Chronic kidney disease (CKD) predisposes one to either deficiency or toxic excess of different micronutrients. The knowledge on micronutrients—specifically water-soluble vitamins and trace elements—in CKD is very limited. Consequently, current guidelines and recommendations are mostly based on expert opinions or poor-quality evidence. Abnormalities of micronutrient resources in CKD develop for several reasons. Dietary restrictions and anorexia lead to an insufficient micronutrient intake, while diuretics use and renal replacement therapy lead to their excessive losses. Absorption is unpredictable, and metabolism impaired. Better understanding of the micronutrient needs of CKD patients could have an impact on many complications linked to vitamin and trace element disorders, including high mortality, increased risk of atherosclerosis, inflammation, oxidative stress, anemia, polyneuropathy, encephalopathy, weakness and fragility, muscle cramps, bone disease, depression, or insomnia. Here, we summarize the up-to-date knowledge on micronutrient resources in different stages of CKD, and share our experience with the assessment of micronutrient status.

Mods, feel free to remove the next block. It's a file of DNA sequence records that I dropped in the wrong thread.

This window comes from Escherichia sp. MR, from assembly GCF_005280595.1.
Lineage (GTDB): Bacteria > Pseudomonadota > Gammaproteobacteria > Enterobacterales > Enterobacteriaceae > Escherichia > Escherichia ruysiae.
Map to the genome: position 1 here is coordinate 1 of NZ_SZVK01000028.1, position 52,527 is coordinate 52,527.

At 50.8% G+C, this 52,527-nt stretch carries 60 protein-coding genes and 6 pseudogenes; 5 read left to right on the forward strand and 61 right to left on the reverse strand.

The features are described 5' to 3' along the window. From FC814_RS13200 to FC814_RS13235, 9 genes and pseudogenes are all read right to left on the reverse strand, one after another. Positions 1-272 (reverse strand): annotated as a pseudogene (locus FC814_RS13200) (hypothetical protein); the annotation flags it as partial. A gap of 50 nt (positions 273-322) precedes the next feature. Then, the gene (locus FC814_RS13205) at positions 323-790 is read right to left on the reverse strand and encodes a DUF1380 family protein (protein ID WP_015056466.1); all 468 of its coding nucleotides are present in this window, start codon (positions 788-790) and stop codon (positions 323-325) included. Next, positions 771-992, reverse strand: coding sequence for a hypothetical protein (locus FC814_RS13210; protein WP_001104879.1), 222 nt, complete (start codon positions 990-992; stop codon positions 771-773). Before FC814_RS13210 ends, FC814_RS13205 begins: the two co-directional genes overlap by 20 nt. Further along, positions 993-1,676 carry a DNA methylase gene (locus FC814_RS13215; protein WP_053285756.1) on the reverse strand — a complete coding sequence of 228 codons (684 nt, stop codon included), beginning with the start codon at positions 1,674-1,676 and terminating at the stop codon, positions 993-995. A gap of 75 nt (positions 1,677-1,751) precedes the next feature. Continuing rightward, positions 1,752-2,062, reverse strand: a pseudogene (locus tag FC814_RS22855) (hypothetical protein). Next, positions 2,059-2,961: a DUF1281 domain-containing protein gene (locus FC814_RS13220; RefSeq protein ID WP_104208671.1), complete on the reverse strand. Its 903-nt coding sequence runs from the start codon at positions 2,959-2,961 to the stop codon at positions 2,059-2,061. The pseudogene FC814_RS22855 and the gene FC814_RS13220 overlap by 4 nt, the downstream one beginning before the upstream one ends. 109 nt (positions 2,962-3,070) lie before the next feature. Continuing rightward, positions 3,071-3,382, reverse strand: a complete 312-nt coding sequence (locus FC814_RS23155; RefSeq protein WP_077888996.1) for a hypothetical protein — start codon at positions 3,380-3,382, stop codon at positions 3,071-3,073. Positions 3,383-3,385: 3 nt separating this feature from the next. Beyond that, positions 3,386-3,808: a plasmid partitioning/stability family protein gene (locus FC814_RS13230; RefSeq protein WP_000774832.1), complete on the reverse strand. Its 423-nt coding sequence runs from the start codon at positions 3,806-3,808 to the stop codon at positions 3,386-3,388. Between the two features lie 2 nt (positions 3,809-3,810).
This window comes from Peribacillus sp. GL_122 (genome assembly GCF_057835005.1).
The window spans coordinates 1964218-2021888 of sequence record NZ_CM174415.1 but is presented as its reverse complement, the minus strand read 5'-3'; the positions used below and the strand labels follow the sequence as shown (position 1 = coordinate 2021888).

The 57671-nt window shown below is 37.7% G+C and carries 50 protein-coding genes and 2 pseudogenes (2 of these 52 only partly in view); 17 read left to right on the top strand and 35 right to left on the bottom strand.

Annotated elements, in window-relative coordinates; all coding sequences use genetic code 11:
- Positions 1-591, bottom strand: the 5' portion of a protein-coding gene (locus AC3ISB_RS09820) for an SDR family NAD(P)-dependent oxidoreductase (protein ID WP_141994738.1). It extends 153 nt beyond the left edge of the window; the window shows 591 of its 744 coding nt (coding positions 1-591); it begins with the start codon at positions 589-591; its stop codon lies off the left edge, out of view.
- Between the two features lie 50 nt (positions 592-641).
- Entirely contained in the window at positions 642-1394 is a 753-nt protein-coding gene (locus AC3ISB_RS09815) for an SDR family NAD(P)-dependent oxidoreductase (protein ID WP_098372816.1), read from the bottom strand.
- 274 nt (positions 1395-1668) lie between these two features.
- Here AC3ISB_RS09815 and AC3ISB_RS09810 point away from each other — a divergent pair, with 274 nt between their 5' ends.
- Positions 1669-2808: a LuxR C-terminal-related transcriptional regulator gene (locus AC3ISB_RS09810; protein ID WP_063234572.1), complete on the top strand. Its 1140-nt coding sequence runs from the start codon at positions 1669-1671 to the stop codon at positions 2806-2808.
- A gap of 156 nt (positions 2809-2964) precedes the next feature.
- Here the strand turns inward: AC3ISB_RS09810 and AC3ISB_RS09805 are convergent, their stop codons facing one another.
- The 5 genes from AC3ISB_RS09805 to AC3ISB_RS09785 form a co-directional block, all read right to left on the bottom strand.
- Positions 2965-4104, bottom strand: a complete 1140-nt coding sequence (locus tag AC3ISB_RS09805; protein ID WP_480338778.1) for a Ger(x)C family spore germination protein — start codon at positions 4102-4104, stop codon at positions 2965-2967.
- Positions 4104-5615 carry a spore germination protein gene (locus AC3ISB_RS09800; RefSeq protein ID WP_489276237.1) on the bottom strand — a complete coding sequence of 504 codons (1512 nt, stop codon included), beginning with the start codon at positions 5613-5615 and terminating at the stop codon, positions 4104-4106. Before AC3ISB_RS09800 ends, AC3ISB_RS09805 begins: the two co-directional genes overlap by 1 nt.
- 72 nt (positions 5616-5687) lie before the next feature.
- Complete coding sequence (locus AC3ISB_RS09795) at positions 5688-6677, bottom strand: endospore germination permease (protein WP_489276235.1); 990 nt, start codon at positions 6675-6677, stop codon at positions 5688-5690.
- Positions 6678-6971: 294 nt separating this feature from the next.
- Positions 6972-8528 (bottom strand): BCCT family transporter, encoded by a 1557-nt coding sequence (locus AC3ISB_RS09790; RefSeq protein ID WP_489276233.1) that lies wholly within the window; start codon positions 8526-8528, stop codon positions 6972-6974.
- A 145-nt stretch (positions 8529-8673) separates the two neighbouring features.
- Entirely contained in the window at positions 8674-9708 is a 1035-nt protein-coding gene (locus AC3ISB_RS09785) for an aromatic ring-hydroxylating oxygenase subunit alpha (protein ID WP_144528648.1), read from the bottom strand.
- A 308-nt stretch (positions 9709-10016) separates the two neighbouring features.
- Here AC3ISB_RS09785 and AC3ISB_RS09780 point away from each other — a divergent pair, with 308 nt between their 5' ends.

This is an open access article distributed under the Creative Commons Attribution License
which permits unrestricted use, distribution, and reproduction in any medium, provided the original work is properly cited